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Non-Payment of Salary by Employer: Legal Remedies for Notice and Recovery

Updated: Feb 6

Encountering non-payment of salary by employer in private companies is a challenging situation that requires a systematic approach for resolution. Employees facing this issue may explore various legal remedies to ensure fair compensation, and this issue can it arise during employment or in the form of pending salary post-relieving from the company, including dues related to serving the notice period.

Non-Payment of Salary

To navigate this issue effectively, it's crucial to be well-versed in the terms and conditions of salary payments. When joining an organisation, it is essential to have a comprehensive employment contract that delineates details such as salary breakdown, incentives, bonuses, and monthly payment terms. The contract will also specify the notice period and the timeline for disbursing the salary post notice period completion.

As a first step, Initiating communication with the employer in writing is a crucial step when facing non-payment. Keeping meticulous records of all communication on emails letters, communication messages. This records can be used as evidence and important for building a case if legal action becomes necessary.

What are the acts through which an employee can claim remedy for non-payment of salary ? 1. The Payment of Wages Act, 1936: It holds significance in regulating timely wage payments. Applicable to workers with wages not exceeding Rs 24,000 per month, the act mandates full and final settlement of wages within two working days of removal, dismissal, retrenchment, or resignation. However, the inclusion of "resignation" in this timeline may vary across states. For legal recourse, employees can file a complaint under the Payment of Wages Act, 1936, with the labor department, providing necessary documents. The department will investigate and issue orders for pending salary payments.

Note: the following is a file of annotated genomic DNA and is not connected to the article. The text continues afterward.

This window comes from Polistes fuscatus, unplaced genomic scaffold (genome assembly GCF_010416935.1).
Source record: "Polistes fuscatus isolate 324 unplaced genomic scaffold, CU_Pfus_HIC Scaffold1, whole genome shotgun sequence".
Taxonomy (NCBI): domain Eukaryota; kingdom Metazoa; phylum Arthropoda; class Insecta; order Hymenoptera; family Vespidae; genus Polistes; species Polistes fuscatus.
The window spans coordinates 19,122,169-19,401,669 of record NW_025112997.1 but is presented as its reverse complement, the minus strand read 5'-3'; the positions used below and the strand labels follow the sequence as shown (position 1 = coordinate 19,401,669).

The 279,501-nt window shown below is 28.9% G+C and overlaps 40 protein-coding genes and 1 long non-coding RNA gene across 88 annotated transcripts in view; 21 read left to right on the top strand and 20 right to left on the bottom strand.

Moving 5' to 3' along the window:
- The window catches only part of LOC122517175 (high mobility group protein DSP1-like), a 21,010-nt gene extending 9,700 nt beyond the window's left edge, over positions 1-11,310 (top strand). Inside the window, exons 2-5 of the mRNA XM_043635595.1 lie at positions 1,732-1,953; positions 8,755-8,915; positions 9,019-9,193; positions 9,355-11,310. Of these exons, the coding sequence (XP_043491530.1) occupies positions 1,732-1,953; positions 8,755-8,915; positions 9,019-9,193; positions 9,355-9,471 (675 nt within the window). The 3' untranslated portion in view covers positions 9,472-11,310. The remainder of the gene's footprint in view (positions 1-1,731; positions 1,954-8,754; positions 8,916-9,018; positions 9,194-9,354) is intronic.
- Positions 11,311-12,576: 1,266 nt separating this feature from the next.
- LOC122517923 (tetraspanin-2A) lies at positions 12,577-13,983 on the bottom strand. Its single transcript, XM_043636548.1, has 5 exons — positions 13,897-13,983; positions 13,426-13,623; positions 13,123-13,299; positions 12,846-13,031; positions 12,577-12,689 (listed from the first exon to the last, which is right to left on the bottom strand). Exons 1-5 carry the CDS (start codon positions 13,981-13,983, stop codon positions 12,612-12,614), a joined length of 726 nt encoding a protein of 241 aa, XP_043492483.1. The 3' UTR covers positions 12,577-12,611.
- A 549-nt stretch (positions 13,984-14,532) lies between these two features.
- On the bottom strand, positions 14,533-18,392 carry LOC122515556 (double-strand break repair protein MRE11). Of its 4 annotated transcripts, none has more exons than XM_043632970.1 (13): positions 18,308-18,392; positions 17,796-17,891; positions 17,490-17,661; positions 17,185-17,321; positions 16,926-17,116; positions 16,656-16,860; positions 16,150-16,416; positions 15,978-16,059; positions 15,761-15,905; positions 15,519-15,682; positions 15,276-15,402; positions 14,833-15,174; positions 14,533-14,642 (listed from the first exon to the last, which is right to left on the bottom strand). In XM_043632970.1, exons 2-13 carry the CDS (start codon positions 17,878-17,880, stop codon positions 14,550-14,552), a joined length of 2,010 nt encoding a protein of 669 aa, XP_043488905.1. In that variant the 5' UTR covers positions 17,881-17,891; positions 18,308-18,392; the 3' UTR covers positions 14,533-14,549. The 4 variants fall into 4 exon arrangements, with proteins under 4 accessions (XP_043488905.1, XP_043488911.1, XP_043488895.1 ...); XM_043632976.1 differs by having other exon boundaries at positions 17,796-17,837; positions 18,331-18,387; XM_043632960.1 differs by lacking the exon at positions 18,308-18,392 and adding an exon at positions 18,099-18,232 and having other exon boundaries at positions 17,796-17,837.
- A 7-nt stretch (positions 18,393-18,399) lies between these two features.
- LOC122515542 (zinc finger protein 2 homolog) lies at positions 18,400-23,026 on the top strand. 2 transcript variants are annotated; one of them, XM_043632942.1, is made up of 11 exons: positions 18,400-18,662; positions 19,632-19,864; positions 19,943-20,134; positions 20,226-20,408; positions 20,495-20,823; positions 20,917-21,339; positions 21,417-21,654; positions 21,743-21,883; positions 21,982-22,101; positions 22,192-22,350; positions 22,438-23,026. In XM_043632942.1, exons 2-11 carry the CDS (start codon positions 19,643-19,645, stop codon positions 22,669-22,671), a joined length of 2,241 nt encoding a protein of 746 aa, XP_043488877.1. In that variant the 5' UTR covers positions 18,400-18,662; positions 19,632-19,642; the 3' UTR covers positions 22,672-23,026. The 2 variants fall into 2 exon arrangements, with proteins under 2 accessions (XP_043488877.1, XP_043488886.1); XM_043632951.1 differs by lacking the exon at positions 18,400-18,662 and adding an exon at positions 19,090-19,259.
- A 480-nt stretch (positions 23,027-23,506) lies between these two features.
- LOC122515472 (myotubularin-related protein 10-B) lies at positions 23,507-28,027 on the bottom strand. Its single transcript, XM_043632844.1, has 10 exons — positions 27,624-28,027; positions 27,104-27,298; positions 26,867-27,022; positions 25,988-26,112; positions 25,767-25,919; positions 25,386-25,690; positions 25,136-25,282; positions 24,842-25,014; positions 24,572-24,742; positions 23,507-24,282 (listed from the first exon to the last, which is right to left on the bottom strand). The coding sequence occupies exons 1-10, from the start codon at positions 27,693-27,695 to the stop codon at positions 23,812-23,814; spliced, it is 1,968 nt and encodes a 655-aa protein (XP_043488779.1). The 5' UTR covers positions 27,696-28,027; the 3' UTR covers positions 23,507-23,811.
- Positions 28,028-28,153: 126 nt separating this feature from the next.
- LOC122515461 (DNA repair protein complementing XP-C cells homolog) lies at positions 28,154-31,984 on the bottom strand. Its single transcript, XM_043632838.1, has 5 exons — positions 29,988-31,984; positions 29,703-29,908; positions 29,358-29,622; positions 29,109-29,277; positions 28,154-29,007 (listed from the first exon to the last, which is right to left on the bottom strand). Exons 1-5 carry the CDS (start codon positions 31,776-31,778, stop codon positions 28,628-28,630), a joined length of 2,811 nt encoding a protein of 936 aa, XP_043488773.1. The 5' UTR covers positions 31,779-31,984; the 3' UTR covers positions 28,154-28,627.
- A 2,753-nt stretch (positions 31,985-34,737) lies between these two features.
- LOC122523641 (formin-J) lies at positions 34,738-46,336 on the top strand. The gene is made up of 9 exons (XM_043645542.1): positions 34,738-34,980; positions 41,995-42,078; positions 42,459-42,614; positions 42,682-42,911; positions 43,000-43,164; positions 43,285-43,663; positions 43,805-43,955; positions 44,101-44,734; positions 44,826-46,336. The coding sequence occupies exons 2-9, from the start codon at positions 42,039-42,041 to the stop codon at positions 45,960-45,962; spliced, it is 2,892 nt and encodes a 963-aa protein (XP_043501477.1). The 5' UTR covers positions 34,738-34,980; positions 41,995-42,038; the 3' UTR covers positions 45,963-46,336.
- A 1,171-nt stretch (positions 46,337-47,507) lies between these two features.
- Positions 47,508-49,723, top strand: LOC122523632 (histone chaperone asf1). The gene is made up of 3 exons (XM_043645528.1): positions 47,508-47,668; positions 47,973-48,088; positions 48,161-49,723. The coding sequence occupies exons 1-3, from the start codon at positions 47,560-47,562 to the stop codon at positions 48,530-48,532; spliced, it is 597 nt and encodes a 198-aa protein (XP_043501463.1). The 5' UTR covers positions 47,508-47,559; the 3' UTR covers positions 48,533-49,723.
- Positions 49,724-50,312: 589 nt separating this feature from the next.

2. The Industrial Disputes Act, 1947: It contains essential provisions related to wages, offering mechanisms for fair compensation and dispute resolution. Section 33C deals specifically with the recovery of money due from an employer. Workmen can make an application to the appropriate government for the recovery of due money, with a one-year limitation from the date it became due.

Filing a case under the Industrial Disputes Act, 1947, with the labor court or industrial tribunal is another avenue for addressing non-payment issues. Active participation in hearings and presentation of evidence allows the court to make informed decisions on matters related to non-payment of salary.

In conclusion, addressing non-payment of salary requires a strategic and informed approach. Employees should be well-versed in the terms of their employment contracts, initiate clear and documented communication with employers, and explore legal remedies available under acts such as the Payment of Wages Act, 1936, and the Industrial Disputes Act, 1947.


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